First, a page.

If the newest Sportage suffered in its first impression, it was when driving it immediately after enjoying its sedan sibling – the Optima SX Turbo – for the previous week. With essentially the same drivetrain, and the sedan some 400 pounds lighter, the 4-door Optima behaved almost surgically when compared to the Sportage. The difference wasn’t scalpel versus a blunt axe or Lotus vs. Lincoln, but there was a difference. With all of that, here are the impressions:

EXTERIOR: Beyond the boost in size is a boost in perception. The previous Sportage greeted you with a light, athletic – almost ‘frisky’ – vibe, while the new-for-’17 is perhaps more stylish but, at the same time, more reserved. If the ’16 was Jane Fonda as Barbarella, the new one is Jane Fonda as Mrs. Ted Turner. Obviously, nothing wrong with either iteration, but as a kid I would have never hung a poster of Mrs. Turner on my bedroom wall. With that, having spent a week recently with Lexus’ new RX, Kia’s Sportage is a prescription for a return to visual sanity. And we are forever thankful.

Despite its larger size the Sportage overhangs remain short, its wheel arches remain – per the press release – bold, and the overall impression is one of good taste. In fact, looking at it from the rear ¾ we were struck by its similarity to Audi’s Q5…the high quality understatement of an Audi, for roughly 2/3rds of the money.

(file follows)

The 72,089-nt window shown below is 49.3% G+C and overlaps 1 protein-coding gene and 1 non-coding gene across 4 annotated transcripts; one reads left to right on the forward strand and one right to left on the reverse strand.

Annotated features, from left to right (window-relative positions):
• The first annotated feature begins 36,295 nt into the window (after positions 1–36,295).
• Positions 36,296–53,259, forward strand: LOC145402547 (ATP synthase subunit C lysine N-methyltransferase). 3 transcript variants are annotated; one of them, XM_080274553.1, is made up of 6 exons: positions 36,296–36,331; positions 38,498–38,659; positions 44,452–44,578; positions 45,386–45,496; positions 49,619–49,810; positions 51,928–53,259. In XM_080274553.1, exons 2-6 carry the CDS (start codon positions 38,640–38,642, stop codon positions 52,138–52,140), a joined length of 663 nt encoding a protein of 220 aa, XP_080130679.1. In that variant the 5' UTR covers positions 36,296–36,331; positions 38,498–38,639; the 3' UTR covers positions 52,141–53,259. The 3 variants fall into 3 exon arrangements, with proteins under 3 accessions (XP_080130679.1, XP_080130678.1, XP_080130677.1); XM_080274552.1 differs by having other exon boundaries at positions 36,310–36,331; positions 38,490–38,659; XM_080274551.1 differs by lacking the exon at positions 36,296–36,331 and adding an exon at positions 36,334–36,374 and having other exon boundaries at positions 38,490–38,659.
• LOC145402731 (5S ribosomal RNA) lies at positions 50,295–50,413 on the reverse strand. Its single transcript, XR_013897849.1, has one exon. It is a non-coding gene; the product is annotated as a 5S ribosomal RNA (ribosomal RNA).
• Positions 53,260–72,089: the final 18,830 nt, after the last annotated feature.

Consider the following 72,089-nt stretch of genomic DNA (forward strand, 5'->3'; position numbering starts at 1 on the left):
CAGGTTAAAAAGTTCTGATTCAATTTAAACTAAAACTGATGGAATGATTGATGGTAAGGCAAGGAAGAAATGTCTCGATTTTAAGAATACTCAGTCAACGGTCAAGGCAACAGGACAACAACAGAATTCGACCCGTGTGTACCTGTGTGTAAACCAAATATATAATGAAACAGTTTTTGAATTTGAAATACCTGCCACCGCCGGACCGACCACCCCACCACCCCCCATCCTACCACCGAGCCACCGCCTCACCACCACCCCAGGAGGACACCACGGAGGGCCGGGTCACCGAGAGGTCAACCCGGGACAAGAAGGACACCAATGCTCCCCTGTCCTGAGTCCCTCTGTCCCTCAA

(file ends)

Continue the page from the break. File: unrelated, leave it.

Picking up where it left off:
INTERIOR: Like the Optima we enjoyed the previous week, the Kia design team has seemingly nailed the elusive art of combining upscale, traditional design elements with modern tech. To be sure, this isn’t your uncle’s Jaguar, but neither is it Tesla’s Model X. The Sportage’s dashboard includes both a driver-oriented ‘cockpit’ along with two distinctly defined zones. The upper display conveys the info, while the lower half provides ‘easily identifiable’ (really) controls and switchgear, making adjustments to the dual-zone climate system, audio and secondary controls both easy and instantly intuitive. The touchscreen is, like your mama bear, just right.